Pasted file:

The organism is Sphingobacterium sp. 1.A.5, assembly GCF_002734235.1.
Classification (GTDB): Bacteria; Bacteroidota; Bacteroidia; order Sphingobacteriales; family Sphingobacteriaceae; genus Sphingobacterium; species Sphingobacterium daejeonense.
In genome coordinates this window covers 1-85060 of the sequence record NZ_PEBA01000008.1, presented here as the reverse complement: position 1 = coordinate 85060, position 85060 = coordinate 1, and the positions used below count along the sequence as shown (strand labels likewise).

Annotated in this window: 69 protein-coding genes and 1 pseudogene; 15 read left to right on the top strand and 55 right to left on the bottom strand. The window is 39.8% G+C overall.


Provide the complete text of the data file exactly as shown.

The organism is Sphingobacterium sp. 1.A.5, assembly GCF_002734235.1.
Classification (GTDB): Bacteria; Bacteroidota; Bacteroidia; order Sphingobacteriales; family Sphingobacteriaceae; genus Sphingobacterium; species Sphingobacterium daejeonense.
In genome coordinates this window covers 1-85060 of the sequence record NZ_PEBA01000008.1, presented here as the reverse complement: position 1 = coordinate 85060, position 85060 = coordinate 1, and the positions used below count along the sequence as shown (strand labels likewise).

Annotated in this window: 69 protein-coding genes and 1 pseudogene; 15 read left to right on the top strand and 55 right to left on the bottom strand. The window is 39.8% G+C overall.